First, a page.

HONG KONG/SYDNEY (Reuters) – Virgin Australia Holdings Ltd’s <VAH.AX> administrators have short-listed potential buyers BGH Capital, Bain Capital, Indigo Partners and Cyrus Capital Partners, a source with knowledge of the matter said on Monday.
The airline’s administrators expected to receive as many as eight non-binding indicative offers from potential buyers before a submission deadline on Friday.
Binding offers for the airline are due on June 12. The company entered voluntary administration last month owing creditors nearly A$7 billion ($4.5 billion), making it the biggest Asia-Pacific casualty of the coronavirus crisis hitting the global aviation industry.
The strong interest in Virgin Australia at a time when the world aviation market is largely grounded shows the long-time attractiveness of the Australian domestic market, a duopoly between Qantas Airways Ltd <QAN.AX> and Virgin.
The administrators at Deloitte said in a statement they had shortlisted a small number of well-funded parties with strong aviation credentials but declined to name them.
Bain, which owns Trans Maldivian Airways, is being advised on its Virgin offer by Jayne Hrdlicka, the former head of Qantas budget airline Jetstar, according to media reports.
One of BGH’s founders, Ben Gray, led a failed takeover offer for Qantas in 2007 when he worked at private equity giant TPG.
Phoenix-based Indigo Partners’ founder Bill Franke is the chairman of U.S. budget carrier Frontier Airlines, Chile’s JetSmart and Hungarian Wizz Air <WIZZ.L>.
Cyrus Capital was an investor in collapsed British regional carrier FlyBe, alongside Virgin Atlantic.
Bain and Indigo Partners declined to comment, while BGH and Cyrus Capital could not be reached immediately for comment.
The shortlisted bidders were first named by The Australian Financial Review.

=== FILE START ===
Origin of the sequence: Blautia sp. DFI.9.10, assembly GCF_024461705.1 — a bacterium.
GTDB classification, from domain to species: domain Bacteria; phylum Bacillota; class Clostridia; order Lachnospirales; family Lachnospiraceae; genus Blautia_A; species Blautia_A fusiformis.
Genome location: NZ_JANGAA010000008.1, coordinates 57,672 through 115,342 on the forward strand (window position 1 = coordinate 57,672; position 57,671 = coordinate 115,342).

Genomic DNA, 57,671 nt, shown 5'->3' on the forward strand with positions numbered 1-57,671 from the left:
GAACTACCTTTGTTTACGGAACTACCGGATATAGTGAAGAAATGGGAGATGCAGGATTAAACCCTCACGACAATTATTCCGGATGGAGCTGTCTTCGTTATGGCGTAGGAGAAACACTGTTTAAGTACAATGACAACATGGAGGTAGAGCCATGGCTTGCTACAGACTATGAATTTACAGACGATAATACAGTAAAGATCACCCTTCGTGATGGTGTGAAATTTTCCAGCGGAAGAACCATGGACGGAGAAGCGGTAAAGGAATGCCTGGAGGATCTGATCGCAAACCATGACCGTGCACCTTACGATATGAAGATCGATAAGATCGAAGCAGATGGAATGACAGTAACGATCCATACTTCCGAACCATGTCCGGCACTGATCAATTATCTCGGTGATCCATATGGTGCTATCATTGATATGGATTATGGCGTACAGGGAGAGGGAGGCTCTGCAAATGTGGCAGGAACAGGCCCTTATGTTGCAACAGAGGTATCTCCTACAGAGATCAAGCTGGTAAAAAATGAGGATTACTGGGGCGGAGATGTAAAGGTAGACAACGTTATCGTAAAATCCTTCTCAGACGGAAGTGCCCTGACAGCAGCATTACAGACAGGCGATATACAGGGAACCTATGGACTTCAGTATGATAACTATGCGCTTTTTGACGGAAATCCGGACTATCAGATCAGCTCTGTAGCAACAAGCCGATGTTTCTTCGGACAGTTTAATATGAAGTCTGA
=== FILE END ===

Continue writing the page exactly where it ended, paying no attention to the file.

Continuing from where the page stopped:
Other parties that had put in non-binding indicative offers included Brookfield, India’s InterGlobe Enterprises and Australian mining magnate Andrew Forrest, people with knowledge of the matter told Reuters.
Brookfield on Sunday told the administrators it would exit the process if more than two bidders were shortlisted because it would be unworkable given the tight timeframe, a source with knowledge of the matter said. Brookfield declined to comment.
The administrators said they understood some parties would be disappointed they were not shortlisted and hoped they would respect the decision predicated on the business continuing and achieving the best outcome for all people impacted.
The shortlisted parties will receive more detailed financial and operational information, management workshops and meetings with as many of the financiers, landlords, suppliers, unions and other stakeholders of the business as possible before making final bids, the administrators said.
They are aiming to agree a deal with the winning party by the end of June.
($1 = 1.5567 Australian dollars)
(Reporting by Scott Murdoch, Paulina Duran and Jamie Freed; additional reporting by Tracy Rucinski in Chicago; Editing by Christian Schmollinger and Stephen Coates)